Peter J. Claus pclaus at haywire.csuhayward.edu
Tue Oct 8 13:51:24 UTC 1996

Date: October 8, 1996 
Indology List
indology at Liverpool.ac.uk
Dear Members
"What do we know about such fenced villages from
post-Vedic and medieval evidence? Is there a good
historical description of the topography of Indian
Fenced villages (or hamlets, or seltements, sections of
a 'village') are common in the areas of the southern
Indian Deccan where I have been working. Many are
associated with herding communities, but not all.  The
fences encircle the group of houses (conical-shaped,
incidentally) of the community and are usually made of
a tangled mass of the thorny branches of several
species of readily available bushes and plants.  

Although there are obvious utilitarian functions for
the fences---to keep animals in, to keep males from
females, to protect from wild animals and theives---
there are also a strong symbolic significance to the
fences: it defines the community, sets inside-outside
parameters for various kinds and levels of purity and
sacredness (as walls might). 
The fenced settlement can be found widely (Africa,
having ones most similar to those still found in South
India) among the world's herding communities.  I would
speculate that, along with the stupa fences and others
which might be mentioned by Members, structures such as
the Deccan (and maybe the West Indian) durga (fort) of
the BeDa Nayakas (Telugu Boyya) Palegars and the Myees
BeDas might well be derived from such 'fences'. Along
the Andhra Pradesh and Karnataka border, at least,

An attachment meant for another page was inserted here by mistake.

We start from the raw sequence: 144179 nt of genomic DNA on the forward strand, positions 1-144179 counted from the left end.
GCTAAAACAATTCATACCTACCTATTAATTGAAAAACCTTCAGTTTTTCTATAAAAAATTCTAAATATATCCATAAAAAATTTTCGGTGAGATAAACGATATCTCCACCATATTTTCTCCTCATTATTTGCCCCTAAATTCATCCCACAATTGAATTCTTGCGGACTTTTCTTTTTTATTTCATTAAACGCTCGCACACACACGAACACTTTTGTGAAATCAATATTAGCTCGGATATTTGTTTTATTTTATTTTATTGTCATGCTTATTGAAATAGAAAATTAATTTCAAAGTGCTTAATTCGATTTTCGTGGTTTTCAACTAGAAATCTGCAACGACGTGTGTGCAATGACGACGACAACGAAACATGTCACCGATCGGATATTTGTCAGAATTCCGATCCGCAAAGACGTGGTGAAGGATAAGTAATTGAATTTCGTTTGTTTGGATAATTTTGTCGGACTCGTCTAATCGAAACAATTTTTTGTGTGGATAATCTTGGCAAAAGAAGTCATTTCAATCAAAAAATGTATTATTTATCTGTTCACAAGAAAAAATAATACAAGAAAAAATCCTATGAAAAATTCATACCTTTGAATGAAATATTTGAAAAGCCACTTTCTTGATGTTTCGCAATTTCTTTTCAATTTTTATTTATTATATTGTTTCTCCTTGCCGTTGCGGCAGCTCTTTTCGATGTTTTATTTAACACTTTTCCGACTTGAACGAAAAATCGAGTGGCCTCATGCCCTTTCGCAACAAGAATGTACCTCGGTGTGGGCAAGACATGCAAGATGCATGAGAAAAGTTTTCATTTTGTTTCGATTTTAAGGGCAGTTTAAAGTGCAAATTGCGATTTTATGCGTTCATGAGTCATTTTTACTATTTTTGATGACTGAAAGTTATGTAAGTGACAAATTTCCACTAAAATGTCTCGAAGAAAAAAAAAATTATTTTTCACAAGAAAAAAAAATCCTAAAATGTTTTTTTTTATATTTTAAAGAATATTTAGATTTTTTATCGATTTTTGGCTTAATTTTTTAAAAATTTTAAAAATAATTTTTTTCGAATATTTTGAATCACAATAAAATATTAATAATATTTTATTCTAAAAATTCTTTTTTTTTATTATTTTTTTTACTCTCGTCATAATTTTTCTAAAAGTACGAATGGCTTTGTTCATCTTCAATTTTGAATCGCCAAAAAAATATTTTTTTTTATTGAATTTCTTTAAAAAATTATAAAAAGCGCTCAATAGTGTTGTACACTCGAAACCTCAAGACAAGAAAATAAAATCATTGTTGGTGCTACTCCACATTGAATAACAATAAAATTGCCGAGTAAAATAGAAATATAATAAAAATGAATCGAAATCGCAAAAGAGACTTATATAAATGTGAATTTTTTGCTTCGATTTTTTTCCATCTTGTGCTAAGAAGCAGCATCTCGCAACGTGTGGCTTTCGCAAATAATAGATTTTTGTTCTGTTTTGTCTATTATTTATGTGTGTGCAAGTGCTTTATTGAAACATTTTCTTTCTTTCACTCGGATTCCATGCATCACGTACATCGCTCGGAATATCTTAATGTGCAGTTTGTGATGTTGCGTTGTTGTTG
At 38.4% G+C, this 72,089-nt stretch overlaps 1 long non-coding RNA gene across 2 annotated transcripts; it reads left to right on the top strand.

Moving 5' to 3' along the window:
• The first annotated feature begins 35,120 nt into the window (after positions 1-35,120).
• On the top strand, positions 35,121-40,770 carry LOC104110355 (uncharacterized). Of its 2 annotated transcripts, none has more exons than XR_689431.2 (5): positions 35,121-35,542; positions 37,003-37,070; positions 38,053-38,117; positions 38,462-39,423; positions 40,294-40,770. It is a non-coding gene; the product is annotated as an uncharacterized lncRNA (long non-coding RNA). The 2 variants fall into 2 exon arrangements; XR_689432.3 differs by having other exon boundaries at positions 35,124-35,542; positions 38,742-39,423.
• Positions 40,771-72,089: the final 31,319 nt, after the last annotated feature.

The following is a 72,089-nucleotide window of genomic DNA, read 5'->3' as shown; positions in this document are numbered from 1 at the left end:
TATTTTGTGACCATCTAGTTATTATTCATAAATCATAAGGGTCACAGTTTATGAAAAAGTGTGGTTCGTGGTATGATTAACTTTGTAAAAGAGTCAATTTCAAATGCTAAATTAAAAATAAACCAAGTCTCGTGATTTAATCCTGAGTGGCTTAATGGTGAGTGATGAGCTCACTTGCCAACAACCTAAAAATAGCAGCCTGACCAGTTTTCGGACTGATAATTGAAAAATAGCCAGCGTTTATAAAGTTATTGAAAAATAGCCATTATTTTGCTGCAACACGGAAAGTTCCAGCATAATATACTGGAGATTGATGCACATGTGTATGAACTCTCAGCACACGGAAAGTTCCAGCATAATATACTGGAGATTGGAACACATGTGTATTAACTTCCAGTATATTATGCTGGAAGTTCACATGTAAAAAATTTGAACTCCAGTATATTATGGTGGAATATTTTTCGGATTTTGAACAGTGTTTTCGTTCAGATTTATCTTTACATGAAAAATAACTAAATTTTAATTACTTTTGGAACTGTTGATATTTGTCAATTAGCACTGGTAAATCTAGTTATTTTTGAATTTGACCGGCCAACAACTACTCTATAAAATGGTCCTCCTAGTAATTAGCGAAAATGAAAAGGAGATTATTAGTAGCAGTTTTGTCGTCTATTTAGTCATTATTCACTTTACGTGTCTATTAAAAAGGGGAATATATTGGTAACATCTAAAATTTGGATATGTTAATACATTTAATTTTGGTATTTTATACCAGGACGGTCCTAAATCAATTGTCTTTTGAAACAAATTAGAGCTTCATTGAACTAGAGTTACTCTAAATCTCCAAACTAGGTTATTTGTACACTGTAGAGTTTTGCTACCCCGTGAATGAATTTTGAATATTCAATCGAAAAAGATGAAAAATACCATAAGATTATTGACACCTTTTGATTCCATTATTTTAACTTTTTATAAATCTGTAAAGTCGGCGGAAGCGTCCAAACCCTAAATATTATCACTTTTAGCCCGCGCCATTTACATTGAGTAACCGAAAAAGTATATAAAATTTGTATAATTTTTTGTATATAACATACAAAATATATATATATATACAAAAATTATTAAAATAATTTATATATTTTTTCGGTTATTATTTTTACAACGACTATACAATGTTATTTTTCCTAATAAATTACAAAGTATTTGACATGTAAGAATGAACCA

these stone walls seem to have originally enclosed one-
caste communities.  Within a mixed-caste settlement
(ie. 'village') there are still physical dividers
(usually stone walls) and the name for the settlement
of each (or at least some) communities is distinct. 
kaDu gollas, eg., have haTTis (<DED 'paTTi',
settlement, >paTnam?), the migrant LambaDis (also
called Banjara or Suukkaliga) live in hamlets called
taNDa, etc.
I have recently written a paper (not yet published) on
the significance of these fences among the Kadu Golla. 
I any one would like a copy of it, I would be happy to
mail it to them: please include a postal address with
your request.  I would imagine there is a lot of older
ethnographic literature describing such 'fences' among
the "tribal" peoples of Western and Central India
(Bihar, Orissa, eastern Maharashtra, etc).  
Whether these "fences" are "the same" as the ones
mentioned in the Vedas entails our usual problem of
whether common forms (physical and symbolic [semantic,
structural]) are Dravidian or IE or otherwise. Given
the distribution, I would think African, but I suspect
that will not be a popular sugestion!
Peter J. Claus                        
fax: (510) 704-9636
pclaus at csuhayward.edu

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